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by Darin Gloe
16 January, 2008@11:09 pm
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Think back to 1996, the beginning of the underground era of hip-hop.  When Puffy was sampling 80’s and Master P was ruling the charts.   Labels like Rawkus, Stones Throw, Fondle Em, and of course Raw Shack were leading the pack in forward thinking hip-hop.   A little known emcee by the name of J-Live came onto the scene and would soon be known as a triple threat.   The man can produce, DJ, and rhyme with the best of them.  Ever since “Braggin Writes” was cut up to perfection on the now classic “New York Reality Check 101” in late ’97 the world took notice and waited for that debut album from Jean-Jacques Cadet.  They waited and waited and waited, and then Raw Shack folded. Everyone thought J-Live would go the Large Professor route and we would never see that pivotal debut.  1999 rolled around and the world was shocked when The Best Part leaked onto the internet (before album leaks were an everyday occurrence) and secured J-Live as a force to be reckoned with. Though the leak didn’t help J-Live financially (or did it?) it did help propel him into the hearts and minds of hip-hop heads worldwide.

Fast forward to 2007 where Puffy now produces half of Jay-Z’s newest album and Master P decides to stop cussing, go figure.  Where the world is so filled with ignorance and rubbish you can’t turn on your radio or television. We once again we turn to Mr. Cadet to lend hip-hop a helping hand.  That he does with the Reveal the Secret EP on Triple Threat/BBE.   Not only did Live utilize some of the best in the game for production he also sounds like J-Live from 1996 updated for the kids of 2008.  The EP starts with “The Incredible” where J-Live cuts up the slightly overused Chuck D vocal sample from “Bring the Noise” over a laid back melodic track by DJ Jazzy Jeff.  “The Incredible” states the obvious, J-Live is back and is incredible. Oddisee lends his hand with “Once Upon a Mic” where J-Live speaks on the ills of the industry with lines like “unfortunately execs lost their patience/recycle rap shit/just for more patrons” and “too much dickriding/no journalism/DJ push play/replace tablism/turn the old school into the new prison/so nowadays love ones son just don’t listen/damn.” Damn is right, if J-Live didn’t hit the nail on the head with that one.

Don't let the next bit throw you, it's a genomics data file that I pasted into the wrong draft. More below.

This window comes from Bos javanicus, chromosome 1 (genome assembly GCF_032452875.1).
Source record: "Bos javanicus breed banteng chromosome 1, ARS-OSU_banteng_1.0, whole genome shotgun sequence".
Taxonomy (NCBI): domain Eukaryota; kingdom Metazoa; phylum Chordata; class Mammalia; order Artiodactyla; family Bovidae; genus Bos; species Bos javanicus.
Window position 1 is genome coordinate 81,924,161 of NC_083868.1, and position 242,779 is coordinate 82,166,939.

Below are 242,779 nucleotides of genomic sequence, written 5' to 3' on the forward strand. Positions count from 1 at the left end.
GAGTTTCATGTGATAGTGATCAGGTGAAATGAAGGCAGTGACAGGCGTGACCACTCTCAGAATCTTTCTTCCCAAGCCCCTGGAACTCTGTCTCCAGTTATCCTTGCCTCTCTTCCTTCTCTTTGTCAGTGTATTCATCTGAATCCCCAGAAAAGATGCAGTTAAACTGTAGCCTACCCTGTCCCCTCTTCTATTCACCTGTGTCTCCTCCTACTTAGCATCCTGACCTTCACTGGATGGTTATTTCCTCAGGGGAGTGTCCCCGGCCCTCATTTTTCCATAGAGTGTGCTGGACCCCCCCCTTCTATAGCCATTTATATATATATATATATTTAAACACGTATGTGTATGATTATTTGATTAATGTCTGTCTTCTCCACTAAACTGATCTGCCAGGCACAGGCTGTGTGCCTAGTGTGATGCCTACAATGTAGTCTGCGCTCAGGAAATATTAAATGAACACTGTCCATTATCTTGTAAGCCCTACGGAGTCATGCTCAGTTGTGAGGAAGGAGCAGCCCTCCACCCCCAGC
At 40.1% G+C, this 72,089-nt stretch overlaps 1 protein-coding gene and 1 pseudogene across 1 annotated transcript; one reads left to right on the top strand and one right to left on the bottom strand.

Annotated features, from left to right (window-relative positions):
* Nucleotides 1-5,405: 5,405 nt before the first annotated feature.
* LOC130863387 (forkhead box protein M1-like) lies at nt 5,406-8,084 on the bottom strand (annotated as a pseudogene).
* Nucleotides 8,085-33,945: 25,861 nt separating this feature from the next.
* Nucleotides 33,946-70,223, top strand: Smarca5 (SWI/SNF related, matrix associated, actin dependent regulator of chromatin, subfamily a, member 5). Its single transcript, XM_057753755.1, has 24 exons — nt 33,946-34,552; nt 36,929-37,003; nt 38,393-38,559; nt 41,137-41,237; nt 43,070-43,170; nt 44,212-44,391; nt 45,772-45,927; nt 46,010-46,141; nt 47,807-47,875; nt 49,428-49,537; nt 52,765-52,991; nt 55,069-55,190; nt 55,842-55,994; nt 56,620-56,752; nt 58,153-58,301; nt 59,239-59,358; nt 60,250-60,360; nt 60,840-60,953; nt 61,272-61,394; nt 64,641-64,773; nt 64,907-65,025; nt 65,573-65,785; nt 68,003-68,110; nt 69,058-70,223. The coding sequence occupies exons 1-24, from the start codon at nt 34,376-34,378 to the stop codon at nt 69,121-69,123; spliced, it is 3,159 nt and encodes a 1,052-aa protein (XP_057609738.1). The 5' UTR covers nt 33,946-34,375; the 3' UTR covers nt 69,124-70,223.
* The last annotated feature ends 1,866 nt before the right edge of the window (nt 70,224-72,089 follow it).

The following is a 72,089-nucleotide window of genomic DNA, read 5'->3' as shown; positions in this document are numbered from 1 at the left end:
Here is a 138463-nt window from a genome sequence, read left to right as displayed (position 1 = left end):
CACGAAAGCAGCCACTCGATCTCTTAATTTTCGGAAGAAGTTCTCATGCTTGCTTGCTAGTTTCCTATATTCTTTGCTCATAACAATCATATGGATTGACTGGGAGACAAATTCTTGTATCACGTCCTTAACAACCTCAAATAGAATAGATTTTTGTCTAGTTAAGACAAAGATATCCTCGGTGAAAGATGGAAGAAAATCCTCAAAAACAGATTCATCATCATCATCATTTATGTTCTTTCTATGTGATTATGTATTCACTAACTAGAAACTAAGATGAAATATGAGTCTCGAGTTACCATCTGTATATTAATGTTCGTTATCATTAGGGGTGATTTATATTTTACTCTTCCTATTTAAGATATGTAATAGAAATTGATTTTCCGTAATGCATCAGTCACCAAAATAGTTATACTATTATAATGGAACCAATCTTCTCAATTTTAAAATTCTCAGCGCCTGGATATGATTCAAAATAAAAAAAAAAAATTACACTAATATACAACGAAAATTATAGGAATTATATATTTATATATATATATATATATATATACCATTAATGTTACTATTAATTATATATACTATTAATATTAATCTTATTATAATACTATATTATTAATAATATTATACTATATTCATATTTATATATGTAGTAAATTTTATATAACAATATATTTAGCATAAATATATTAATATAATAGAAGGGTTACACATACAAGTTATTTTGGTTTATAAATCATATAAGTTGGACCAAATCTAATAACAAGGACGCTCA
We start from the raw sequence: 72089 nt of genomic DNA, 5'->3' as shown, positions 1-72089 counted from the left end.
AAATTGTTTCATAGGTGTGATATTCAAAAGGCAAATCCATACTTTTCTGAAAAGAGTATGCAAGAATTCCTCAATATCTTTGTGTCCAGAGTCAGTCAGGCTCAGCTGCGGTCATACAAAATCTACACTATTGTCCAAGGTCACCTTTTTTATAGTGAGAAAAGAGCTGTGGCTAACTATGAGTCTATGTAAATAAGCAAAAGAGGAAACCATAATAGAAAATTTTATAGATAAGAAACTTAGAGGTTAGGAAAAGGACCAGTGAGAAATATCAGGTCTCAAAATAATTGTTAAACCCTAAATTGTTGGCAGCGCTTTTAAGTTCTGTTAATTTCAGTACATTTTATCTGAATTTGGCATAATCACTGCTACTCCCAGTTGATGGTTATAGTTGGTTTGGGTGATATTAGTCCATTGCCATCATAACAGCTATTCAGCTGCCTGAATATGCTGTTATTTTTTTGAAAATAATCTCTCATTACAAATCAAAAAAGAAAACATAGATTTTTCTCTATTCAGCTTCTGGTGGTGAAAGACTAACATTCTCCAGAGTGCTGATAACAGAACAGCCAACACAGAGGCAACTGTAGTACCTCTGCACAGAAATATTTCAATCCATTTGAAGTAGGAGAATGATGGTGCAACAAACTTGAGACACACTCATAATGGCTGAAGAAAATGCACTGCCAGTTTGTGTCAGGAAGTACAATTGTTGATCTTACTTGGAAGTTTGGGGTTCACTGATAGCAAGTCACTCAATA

Once again Live shows off his DJ skills cutting up “Microphone Fiend” and lines from “Paid in Full” obviously paying homage to the great Rakim.  Jazzy Jeff once again laces J with a track for “Practice” which is also remixed later in the EP by the always impressive Marco Polo chopping it up to perfection.  Mr. Walt chops up Kool and the Gang with J-Live on the mic and Evil Dee on the adlibs giving the sample new life on “Feel like Spittin”. Spinna comes through with a harder track than what we have come to expect from him as of late on “Red Light Green Light”.  J-Live speaks to the youth with the chorus “red light green light one two three/do you even know where you are trying to go/seems like you are speeding just to stop at the curb/old school new school need to learn though”. How ahead of his time was Biggie with those words?

Overall, the only flaw in this EP is that is not an LP.  We’re sure an LP can’t be that far off, so once again we sit in anticipation.  J-Live is an emcee that has never compromised who he is or what he represents for a quick buck and by the look of things isn’t going to start anytime soon.  He is that all around artist, he has mastered not only his skills on the mic, but also on the boards and on the tables. - Darin Gloe

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